Osteoporosis (OP) and osteoarthritis (OA) are debilitating musculoskeletal diseases of the elderly. Ficus deltoidea (FD) or mistletoe fig, a medicinal plant, was pre-clinically evaluated against OP- and OA-related bone alterations, in postmenopausal OA rat model. Thirty twelfth-week-old female rats were divided into groups (n = 6). Four groups were bilateral ovariectomized (OVX) and OA-induced by intra-articular monosodium iodoacetate (MIA) injection into the right knee joints. The Sham control and OVX-OA non-treated groups were given deionized water. The three other OVX-OA groups were orally administered daily with FD extract (200, 400 mg/kg) or diclofenac (5 mg/kg) for 4 weeks. The rats’ bones and blood were evaluated for protein and mRNA expressions of osteoporosis and inflammatory indicators, and micro-CT computed tomography for bone microstructure. The non-treated OVX-OA rats developed severe OP bone loss and bone microstructural damage in the subchondral and metaphyseal regions, supported by reduced serum bone formation markers (osteocalcin, osteoprotegerin) and increased bone resorption markers (RANKL and CTX-I). The FD extract significantly (p < 0.05) mitigated these bone microstructural and biomarker changes by dose-dependently down-regulating pro-inflammatory NF-κβ, TNF-α, and IL-6 mRNA expressions. The FD extract demonstrated good anti-osteoporotic properties in this OP/OA preclinical model by stimulating bone formation and suppressing bone resorption via anti-inflammatory pathways. This is among the few reports relating the subchondral bone plate and trabecular thickening with the metaphyseal trabecular osteopenic bone loss under osteoporotic-osteoarthritis conditions, providing some insights on the debated inverse relationship between osteoporosis and osteoarthritis.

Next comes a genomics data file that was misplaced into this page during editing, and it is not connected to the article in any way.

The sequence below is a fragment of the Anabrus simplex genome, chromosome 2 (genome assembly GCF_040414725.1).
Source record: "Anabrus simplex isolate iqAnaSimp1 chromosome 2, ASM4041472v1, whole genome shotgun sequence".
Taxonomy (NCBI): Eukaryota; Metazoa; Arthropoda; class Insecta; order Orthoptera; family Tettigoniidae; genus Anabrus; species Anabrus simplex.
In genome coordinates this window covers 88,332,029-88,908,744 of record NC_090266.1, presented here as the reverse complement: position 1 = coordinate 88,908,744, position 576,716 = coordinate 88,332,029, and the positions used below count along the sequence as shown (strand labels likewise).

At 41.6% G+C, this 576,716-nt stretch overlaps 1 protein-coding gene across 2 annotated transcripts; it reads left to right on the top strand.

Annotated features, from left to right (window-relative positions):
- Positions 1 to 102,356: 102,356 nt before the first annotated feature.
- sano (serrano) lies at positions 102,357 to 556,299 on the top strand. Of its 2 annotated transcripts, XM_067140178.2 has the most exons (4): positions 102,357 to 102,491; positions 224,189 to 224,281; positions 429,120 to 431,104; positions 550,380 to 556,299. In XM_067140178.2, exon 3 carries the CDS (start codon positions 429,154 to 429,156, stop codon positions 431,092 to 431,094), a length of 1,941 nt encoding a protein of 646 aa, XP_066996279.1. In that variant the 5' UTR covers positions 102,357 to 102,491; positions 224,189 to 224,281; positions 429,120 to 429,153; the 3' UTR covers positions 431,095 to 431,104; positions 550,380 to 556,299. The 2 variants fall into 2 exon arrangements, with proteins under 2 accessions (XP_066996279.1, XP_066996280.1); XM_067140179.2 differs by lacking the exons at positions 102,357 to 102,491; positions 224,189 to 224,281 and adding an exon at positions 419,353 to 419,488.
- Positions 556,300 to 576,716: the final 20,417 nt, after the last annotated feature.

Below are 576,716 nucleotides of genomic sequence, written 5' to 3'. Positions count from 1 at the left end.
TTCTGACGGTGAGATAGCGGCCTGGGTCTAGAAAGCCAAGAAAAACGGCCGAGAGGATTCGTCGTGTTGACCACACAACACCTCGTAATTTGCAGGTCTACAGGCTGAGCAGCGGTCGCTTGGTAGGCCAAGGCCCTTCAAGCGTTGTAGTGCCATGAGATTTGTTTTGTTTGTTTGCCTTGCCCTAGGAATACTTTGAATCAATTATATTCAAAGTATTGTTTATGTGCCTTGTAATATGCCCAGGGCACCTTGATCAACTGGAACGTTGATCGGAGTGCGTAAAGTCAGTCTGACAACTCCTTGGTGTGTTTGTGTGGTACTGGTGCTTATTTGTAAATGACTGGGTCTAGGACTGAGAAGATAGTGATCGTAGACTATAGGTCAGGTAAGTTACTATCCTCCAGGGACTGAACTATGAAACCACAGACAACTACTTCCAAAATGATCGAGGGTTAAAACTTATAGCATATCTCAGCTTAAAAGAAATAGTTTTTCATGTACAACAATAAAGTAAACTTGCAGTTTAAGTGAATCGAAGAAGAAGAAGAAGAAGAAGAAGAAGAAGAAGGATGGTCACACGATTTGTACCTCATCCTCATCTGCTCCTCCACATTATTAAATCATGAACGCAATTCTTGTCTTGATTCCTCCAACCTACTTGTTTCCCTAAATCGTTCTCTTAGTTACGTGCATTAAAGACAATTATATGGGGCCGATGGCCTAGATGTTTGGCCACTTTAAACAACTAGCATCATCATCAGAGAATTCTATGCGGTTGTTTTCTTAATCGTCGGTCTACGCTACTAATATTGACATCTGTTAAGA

Calcified Tissue International – Springer Journals
Published: May 28, 2018
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